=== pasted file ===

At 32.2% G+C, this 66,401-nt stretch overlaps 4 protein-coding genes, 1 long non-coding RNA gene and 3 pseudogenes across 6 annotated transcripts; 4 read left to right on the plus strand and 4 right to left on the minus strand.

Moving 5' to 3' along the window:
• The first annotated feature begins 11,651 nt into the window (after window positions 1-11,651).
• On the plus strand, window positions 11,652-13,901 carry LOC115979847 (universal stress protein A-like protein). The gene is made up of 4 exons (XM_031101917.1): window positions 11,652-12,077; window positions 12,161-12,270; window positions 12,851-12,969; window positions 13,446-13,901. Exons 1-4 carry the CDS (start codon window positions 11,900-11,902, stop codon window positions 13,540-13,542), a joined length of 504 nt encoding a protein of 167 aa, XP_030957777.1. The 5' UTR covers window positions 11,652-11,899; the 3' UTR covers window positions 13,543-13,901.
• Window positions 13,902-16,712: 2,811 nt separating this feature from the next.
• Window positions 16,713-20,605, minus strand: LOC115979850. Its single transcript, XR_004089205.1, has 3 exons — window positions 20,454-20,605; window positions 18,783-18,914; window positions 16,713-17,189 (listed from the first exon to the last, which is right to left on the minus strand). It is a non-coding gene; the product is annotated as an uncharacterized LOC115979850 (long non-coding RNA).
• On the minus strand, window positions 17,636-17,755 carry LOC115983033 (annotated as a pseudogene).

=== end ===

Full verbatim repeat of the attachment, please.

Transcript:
At 32.2% G+C, this 66,401-nt stretch overlaps 4 protein-coding genes, 1 long non-coding RNA gene and 3 pseudogenes across 6 annotated transcripts; 4 read left to right on the plus strand and 4 right to left on the minus strand.

Moving 5' to 3' along the window:
• The first annotated feature begins 11,651 nt into the window (after window positions 1-11,651).
• On the plus strand, window positions 11,652-13,901 carry LOC115979847 (universal stress protein A-like protein). The gene is made up of 4 exons (XM_031101917.1): window positions 11,652-12,077; window positions 12,161-12,270; window positions 12,851-12,969; window positions 13,446-13,901. Exons 1-4 carry the CDS (start codon window positions 11,900-11,902, stop codon window positions 13,540-13,542), a joined length of 504 nt encoding a protein of 167 aa, XP_030957777.1. The 5' UTR covers window positions 11,652-11,899; the 3' UTR covers window positions 13,543-13,901.
• Window positions 13,902-16,712: 2,811 nt separating this feature from the next.
• Window positions 16,713-20,605, minus strand: LOC115979850. Its single transcript, XR_004089205.1, has 3 exons — window positions 20,454-20,605; window positions 18,783-18,914; window positions 16,713-17,189 (listed from the first exon to the last, which is right to left on the minus strand). It is a non-coding gene; the product is annotated as an uncharacterized LOC115979850 (long non-coding RNA).
• On the minus strand, window positions 17,636-17,755 carry LOC115983033 (annotated as a pseudogene).